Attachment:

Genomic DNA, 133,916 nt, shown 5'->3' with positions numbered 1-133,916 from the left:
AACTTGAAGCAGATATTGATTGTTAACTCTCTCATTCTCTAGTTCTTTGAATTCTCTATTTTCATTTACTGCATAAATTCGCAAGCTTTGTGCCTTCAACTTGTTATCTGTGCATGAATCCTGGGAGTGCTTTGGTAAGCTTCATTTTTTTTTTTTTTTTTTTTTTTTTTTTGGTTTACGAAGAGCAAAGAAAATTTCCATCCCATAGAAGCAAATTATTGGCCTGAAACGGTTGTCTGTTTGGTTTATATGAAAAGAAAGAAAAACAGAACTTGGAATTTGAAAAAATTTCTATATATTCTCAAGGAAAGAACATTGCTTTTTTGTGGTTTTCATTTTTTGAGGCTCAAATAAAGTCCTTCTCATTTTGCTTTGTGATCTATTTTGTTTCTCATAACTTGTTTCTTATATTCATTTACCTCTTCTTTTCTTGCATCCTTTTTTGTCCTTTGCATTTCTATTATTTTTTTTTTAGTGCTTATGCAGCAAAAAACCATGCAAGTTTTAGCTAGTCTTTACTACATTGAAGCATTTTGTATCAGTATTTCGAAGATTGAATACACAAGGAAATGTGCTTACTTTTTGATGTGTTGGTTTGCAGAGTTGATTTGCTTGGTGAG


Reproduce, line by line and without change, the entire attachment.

Genomic DNA, 133,916 nt, shown 5'->3' with positions numbered 1-133,916 from the left:
AACTTGAAGCAGATATTGATTGTTAACTCTCTCATTCTCTAGTTCTTTGAATTCTCTATTTTCATTTACTGCATAAATTCGCAAGCTTTGTGCCTTCAACTTGTTATCTGTGCATGAATCCTGGGAGTGCTTTGGTAAGCTTCATTTTTTTTTTTTTTTTTTTTTTTTTTTTGGTTTACGAAGAGCAAAGAAAATTTCCATCCCATAGAAGCAAATTATTGGCCTGAAACGGTTGTCTGTTTGGTTTATATGAAAAGAAAGAAAAACAGAACTTGGAATTTGAAAAAATTTCTATATATTCTCAAGGAAAGAACATTGCTTTTTTGTGGTTTTCATTTTTTGAGGCTCAAATAAAGTCCTTCTCATTTTGCTTTGTGATCTATTTTGTTTCTCATAACTTGTTTCTTATATTCATTTACCTCTTCTTTTCTTGCATCCTTTTTTGTCCTTTGCATTTCTATTATTTTTTTTTTAGTGCTTATGCAGCAAAAAACCATGCAAGTTTTAGCTAGTCTTTACTACATTGAAGCATTTTGTATCAGTATTTCGAAGATTGAATACACAAGGAAATGTGCTTACTTTTTGATGTGTTGGTTTGCAGAGTTGATTTGCTTGGTGAG